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Wellness > Mental Health

An Expert Shares How To Navigate Talking About Your Mental Health With First-Gen Parents

Talking about mental health can be difficult, but more so when you want to discuss how you’re feeling with your parents — especially when they’re first generation. Talking about your mental health with first-generation parents can potentially stir traumatic memories and be emotionally taxing, but hopefully, this openness can lead to bonding, and eventually healing. 

“First-generation parents usually are private in nature, based on culture and religious beliefs,” clinical psychologist Dr. Nadia Teymoorian says. “Communication can be tricky, but possible with empathy. Choosing your words for approaching first-gen parents, who may have come from an environment of tragedy and poverty is a delicate issue.” It’s always best to approach first-gen parents with tact and patience, as their mindsets are likely to be different from yours because of their own hardships and experiences, such as immigration and intergenerational trauma

“When coming to the United States, most are seeking a better life for their family,” Teymoorian adds. “Sacrifice may be the only thing they understand, and therefore place great expectations on their offspring.” One can realize that these high expectations can be a heavy burden to carry, and the fear of not meeting these goals and facing your parents’ disappointment can heavily impact your mental health and self-esteem. However, remembering that your parents just want what’s best for you can help ease any worry that you have about talking about your mental health concerns with them. 


Bringing light to some of these issues, because we cannot heal what we cannot see ❤️‍🩹 part 2? #firstgen #healinggenerationaltrauma #breakingcycles #latinxmentalhealth

♬ Cumbia Buena – Grupo La Cumbia

Approach the conversation in an open, honest way.

Additionally, the timing of this conversation is an essential thing to keep in mind. Ensure there are no distractions that can possibly fuel stress or anxiety; maintaining a calm environment is ideal so that everyone can listen to each other’s thoughts with open-mindedness. This gives way to the importance of “checking in” with each other. “When a family practices ‘checking in’ with each other, it will be easier to ask questions such as, ‘How are you processing your day?’ or ‘What are your thoughts today?’” Teymoorian says. “Make room for self-expression.”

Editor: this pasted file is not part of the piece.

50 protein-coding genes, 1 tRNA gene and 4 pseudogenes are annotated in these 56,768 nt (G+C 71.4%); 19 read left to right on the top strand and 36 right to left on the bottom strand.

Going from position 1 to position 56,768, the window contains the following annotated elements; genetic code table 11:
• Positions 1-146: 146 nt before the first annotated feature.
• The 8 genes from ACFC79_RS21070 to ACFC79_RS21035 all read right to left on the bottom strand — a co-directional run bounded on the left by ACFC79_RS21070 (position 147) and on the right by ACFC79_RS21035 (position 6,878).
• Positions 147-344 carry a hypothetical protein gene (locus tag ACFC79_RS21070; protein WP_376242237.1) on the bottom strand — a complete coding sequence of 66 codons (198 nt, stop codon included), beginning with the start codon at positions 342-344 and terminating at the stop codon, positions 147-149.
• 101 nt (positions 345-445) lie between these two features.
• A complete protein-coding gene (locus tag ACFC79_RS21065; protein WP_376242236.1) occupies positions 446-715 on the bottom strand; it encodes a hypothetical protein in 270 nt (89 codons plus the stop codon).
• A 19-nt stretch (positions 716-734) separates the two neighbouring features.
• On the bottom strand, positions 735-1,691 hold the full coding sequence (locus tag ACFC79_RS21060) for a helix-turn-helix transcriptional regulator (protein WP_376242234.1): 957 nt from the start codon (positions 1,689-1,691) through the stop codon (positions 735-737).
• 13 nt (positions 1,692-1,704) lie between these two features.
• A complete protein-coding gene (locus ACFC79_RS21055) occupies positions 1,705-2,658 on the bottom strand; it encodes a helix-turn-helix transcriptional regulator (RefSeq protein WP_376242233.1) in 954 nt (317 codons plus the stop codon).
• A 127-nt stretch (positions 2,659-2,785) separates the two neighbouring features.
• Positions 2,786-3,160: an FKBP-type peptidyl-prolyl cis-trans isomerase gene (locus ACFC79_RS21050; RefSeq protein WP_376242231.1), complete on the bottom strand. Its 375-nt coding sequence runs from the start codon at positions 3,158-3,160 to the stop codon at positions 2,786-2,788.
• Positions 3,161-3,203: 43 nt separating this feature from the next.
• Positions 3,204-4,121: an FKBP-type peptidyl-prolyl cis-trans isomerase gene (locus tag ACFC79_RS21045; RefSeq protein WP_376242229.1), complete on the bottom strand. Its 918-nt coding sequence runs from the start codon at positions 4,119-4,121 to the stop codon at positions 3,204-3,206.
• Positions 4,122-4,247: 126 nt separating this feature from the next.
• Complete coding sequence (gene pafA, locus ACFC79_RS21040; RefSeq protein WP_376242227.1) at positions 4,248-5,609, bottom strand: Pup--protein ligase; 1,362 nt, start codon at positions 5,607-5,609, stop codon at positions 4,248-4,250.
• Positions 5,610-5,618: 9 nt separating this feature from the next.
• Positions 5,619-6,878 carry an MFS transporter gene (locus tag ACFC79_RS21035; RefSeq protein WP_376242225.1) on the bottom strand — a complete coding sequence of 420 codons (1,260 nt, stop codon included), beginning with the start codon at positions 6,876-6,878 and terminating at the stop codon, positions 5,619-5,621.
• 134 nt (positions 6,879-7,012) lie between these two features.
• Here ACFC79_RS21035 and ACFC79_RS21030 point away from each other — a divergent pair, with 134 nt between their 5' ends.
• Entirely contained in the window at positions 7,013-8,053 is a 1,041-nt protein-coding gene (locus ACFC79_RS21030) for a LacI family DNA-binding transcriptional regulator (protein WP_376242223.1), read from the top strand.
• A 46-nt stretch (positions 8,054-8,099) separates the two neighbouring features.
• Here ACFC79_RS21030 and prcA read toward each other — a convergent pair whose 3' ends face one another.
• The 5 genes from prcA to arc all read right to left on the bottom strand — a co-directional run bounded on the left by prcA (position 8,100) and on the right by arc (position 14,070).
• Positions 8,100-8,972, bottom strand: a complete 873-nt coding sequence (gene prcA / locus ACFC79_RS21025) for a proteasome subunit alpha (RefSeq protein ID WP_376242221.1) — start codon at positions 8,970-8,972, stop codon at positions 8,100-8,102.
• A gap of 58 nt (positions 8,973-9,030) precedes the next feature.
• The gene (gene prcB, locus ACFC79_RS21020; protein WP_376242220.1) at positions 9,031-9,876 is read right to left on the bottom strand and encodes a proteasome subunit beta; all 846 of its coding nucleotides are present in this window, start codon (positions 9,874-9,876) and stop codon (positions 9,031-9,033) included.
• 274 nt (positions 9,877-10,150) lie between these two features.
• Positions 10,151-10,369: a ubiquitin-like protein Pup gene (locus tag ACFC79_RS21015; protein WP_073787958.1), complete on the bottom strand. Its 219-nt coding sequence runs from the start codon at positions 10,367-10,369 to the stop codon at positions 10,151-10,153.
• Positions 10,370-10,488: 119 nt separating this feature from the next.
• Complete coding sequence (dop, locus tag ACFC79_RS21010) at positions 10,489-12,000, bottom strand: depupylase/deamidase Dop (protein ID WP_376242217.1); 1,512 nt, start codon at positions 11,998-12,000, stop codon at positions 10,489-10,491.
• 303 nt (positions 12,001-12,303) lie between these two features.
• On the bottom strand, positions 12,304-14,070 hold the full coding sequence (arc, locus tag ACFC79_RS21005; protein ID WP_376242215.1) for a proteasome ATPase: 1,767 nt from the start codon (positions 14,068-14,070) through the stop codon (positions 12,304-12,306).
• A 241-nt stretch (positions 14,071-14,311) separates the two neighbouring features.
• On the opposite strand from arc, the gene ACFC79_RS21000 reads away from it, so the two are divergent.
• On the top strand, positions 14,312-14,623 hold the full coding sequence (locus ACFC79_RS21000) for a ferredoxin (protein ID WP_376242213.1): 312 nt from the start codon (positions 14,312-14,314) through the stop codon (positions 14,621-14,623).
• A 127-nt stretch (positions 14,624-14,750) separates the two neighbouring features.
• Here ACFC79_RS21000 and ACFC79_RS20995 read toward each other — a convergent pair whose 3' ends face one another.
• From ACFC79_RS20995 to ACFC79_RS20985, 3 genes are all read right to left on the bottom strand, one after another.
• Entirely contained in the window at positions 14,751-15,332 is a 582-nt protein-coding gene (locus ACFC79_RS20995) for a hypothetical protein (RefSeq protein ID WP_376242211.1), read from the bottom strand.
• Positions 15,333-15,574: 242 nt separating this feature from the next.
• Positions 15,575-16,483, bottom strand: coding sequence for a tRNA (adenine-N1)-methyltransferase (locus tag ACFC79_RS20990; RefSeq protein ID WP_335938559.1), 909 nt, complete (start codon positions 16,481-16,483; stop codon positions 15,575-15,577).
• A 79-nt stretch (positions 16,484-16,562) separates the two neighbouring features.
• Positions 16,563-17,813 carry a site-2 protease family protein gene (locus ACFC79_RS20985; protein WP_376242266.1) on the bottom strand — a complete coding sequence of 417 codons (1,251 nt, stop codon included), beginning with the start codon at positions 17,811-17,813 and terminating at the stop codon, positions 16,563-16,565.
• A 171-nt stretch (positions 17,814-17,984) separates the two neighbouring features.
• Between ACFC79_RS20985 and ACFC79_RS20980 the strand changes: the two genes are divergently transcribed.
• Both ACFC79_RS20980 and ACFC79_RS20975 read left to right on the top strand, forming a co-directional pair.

When everyone feels like their opinions are being heard, this invites a more open, vulnerable conversation without any judgment. You want to be a good listener, and being aware of your body language and facial expressions is an essential part of maintaining that calm atmosphere. How you move and the cadence of your voice says a lot: Dr. Teymoorian points out that breathing and grunts are some things you want to avoid doing — they send messages of disapproval, and that’s not the kind of route you want the conversation to go down. 

When The Conversation Gets Tough, Keep Calm And Have An Open Mind.

As the conversation progresses, first-gen parents may make comparisons between their experiences and yours; “This generation has it easy” is a common phrase one might hear, and while their lives were difficult and tumultuous, it can still be disheartening to hear them invalidate your tough experiences even if they don’t mean to. “There is a comparison, first-gen parents, and their families, may have had to sacrifice everything to reestablish a life in another country,” Teymoorian says.

“Navigating this conversation well will be important to developing an understanding of what one’s parents have experienced,” Dr. Teymoorian says. “Validation is called for when they share their perspective on the concept of mental health and what their experiences have been.” Focusing on the good that your parents have accomplished will foster an optimistic environment as well, which is exactly what you need when it comes to talking about something as heavy as mental health. 

If your first-gen parents have negative reactions to therapy, for instance, then it’s best to remember to be positive — holding what makes your family unique in high regard makes a difference. “I believe it is essential to clarify the meaning of confidentiality,” Dr. Teymoorian adds. “Example; what is said stays here. First-gen parents may appear supportive while reacting in a manner that obstructs the progress of the child. This is a hurdle to overcome, first and foremost. I think including the family in all decisions will help with ironing out concerns or fears.” 

It’s important that parents keep an open mind toward mental health for the sake of their children, and understand not to take their children’s concerns personally, as Dr. Teymoorian says. While first-generation parents might feel shame, guilt, or even anger, it’s best they become informed and even advocate for mental health. They can seek resources to help them cope with their own negative emotions after having this conversation, and in turn, they can have a better understanding of what their children might be grappling with as well.

If you or someone you know is seeking help for mental health concerns, visit the National Alliance on Mental Illness (NAMI) website, or call 1-800-950-NAMI(6264). For confidential treatment referrals, visit the Substance Abuse and Mental Health Services Administration (SAMHSA) website, or call the National Helpline at 1-800-662-HELP(4357). In an emergency, contact the National Suicide Prevention Lifeline at 1-800-273-TALK(8255) or call 911.

Sofia is a third-year Writing & Literature major at UCSB. In her free time, she enjoys watching anime, playing video games, and drinking chai tea.